Buying a Property in Mexico - An Overview

Anybody can own properties in Mexico, except for an area 100 kilometres along the coastline and 50 kilometres along the borders, which is reserved for ownership by Mexican nationals. Foreigners can get a 99 year lease via a trust to “buy” in those restricted areas. 


Any foreign national can buy property in Mexico and except for some Tax Law breaks reserved for nationals or foreigners who are enrolled to pay taxes in Mexico, they are treated as nationals for all purposes regarding ownership. Any foreign national also requires a permit by the Ministry of Foreign Affairs to buy property anywhere in Mexico. The Notary handles this. In said permit the foreigners renounce the right to invoke the protection of their governments, should there ever arise a dispute concerning the property.


The essential steps of the process of acquisition are the following:


1.- Identify a property that suits your needs regarding area, price and other personal considerations.


2.- Pass an offer in writing to the seller via your Realtor if you have one. The offer should mention the price, your desired time of closing and specify if you are buying it with cash or if you intend to use a mortgage. As opposed to other countries, prices of properties are usually negotiable and you hardly ever  get into a multiple offer situation.


3.- Once the seller accepts an offer you should choose a Notary, since in Mexico they do the due diligence and they are liable in case there are any problems with the ownership of the property. They charge the buyer between 5 and 7% of the price of the property which includes local taxes and the fee of the Notary.


4).- Then, there are two possibilities. 1) Go straight to the signing of the deed with the Notary of your choice; 2) Sign a private Promise to Buy/Sell contract with your seller. It specifies the property information, price, intended time of closing, Notary´s office and reciprocal penalties for the parties in case one of them renege on their commitment to buy or sell. The exception to this is when the delay for the closing is related to a third party responsibility (a government´s permit delay, a delay from a banking institution in case there is a credit involved, etc). If you sign the private contract it is customary to pay 20% of the agreed price at that point and establish penalties that at least cover that amount for each party at fault.


5) If you sign a private contract it also includes the obligation of the two parties to submit to the Notary any documents related to the operation including the original deed free of liens. The Notary then does the due diligence, deals with the permits requested for foreigners, asks both parties for any additional documents they may require and drafts the deed for the acquisition/sell.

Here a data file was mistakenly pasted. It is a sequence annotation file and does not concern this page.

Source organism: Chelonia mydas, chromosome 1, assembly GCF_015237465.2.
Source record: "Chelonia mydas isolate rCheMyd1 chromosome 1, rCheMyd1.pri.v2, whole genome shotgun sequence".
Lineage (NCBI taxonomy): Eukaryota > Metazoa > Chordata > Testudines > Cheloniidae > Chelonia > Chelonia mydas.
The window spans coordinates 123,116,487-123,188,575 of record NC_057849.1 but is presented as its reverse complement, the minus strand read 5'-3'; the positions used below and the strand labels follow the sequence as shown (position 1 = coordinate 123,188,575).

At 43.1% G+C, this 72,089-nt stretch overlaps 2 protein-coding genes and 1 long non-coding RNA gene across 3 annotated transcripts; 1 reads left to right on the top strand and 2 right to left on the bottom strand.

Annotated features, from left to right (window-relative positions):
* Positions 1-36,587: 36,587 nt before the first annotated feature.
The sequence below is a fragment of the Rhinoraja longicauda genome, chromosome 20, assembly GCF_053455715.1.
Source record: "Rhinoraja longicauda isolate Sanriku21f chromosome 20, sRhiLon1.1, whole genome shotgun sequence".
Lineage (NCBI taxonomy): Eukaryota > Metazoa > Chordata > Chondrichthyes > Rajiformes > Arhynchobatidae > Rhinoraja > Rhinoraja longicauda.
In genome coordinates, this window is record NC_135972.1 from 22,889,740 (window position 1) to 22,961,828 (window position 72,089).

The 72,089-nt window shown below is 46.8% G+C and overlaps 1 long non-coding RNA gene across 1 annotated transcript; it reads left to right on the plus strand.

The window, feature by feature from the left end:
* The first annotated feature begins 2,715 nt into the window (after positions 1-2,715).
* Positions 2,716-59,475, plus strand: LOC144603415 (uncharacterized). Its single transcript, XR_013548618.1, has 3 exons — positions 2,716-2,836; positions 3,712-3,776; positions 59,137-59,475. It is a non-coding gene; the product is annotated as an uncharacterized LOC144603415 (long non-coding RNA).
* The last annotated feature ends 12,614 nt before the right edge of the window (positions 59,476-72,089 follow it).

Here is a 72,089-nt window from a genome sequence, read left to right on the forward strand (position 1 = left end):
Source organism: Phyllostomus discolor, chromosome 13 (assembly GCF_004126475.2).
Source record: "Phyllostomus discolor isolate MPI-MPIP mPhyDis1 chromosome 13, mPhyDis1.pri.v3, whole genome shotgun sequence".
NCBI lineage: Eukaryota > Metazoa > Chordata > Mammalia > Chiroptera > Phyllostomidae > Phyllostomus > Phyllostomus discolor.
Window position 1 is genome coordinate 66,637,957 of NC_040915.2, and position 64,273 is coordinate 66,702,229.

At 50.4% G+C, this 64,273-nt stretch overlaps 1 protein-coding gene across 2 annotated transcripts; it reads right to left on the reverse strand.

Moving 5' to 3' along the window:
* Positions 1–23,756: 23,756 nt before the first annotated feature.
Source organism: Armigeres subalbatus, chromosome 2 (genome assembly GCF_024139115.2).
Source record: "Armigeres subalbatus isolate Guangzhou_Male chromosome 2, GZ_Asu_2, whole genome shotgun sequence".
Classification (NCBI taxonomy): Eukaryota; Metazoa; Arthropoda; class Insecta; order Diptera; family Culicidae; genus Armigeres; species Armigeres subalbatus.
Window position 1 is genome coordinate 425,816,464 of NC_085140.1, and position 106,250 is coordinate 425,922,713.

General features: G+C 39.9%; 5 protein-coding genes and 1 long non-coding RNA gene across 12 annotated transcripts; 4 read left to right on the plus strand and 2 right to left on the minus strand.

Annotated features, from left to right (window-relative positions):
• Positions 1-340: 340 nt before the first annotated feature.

6) In agreement with both parties and once the due diligence is finished (it can take from 4 weeks to up to 2-3 months) the Notary suggests a signing date. At that point the buyer needs to pay in full the remainder of the agreed price, the local taxes and the Notary´s fees and the buyer the Federal Income Tax for the capital gain. This usually has to be done by a bank transfer or a certified check (which can be complicated to obtain and cashing it may take some time). 


7) The same day the deed is signed and once all the transfers are done and credited to the accounts of the parties involved (buyer, seller and Notary), a final version of the deed is signed by the buyer, the seller and the Notary as a witness. That original is permanently saved in the books of the Notary and each party can receive a certified copy of the deed. The “original” for the buyer (called primer testimonio) which has been registered with the Property Registry in Mexico is handed to the buyer a few months later (up to around 6 months). However, in the meantime, the certified copy is full proof of ownership.


8) A Realtor should accompany you through all of this process trying to resolve any doubts for the buyer or seller, write the private contract and facilitate the contact with the Notary. The Realtor´s commission is paid in full by the owner of the property and it should only be paid after the deed has been signed.

Visit the other sections in this description of the process of buying and selling property in Mexico for more details.

The process of buying, selling or renting any type of property or land is regulated at a state level in Mexico. While some procedures in the property purchase process may be identical in all states, others may differ. This page gives an overview of what is involved in buying a property in Mexico, prepared by certified real estate agents who are experts in the Mexico City property market. It contains advice that should not be considered a legal document nor should it imply any liability for its authors in case there are some discrepancies with the processes involved for the sale or rental of a property. It should also be noted that for particular practices and requirements in areas other than Mexico City, advice should be sought from professionals familiar with the property market in that state.

Information provided by Carmella Peters-Romero, Vanessa Kerr and Hector Romero of Peters & Romero Bienes Raíces, Tel: 55 3713 0985 / 55 6708 4772 / 55 4341 3131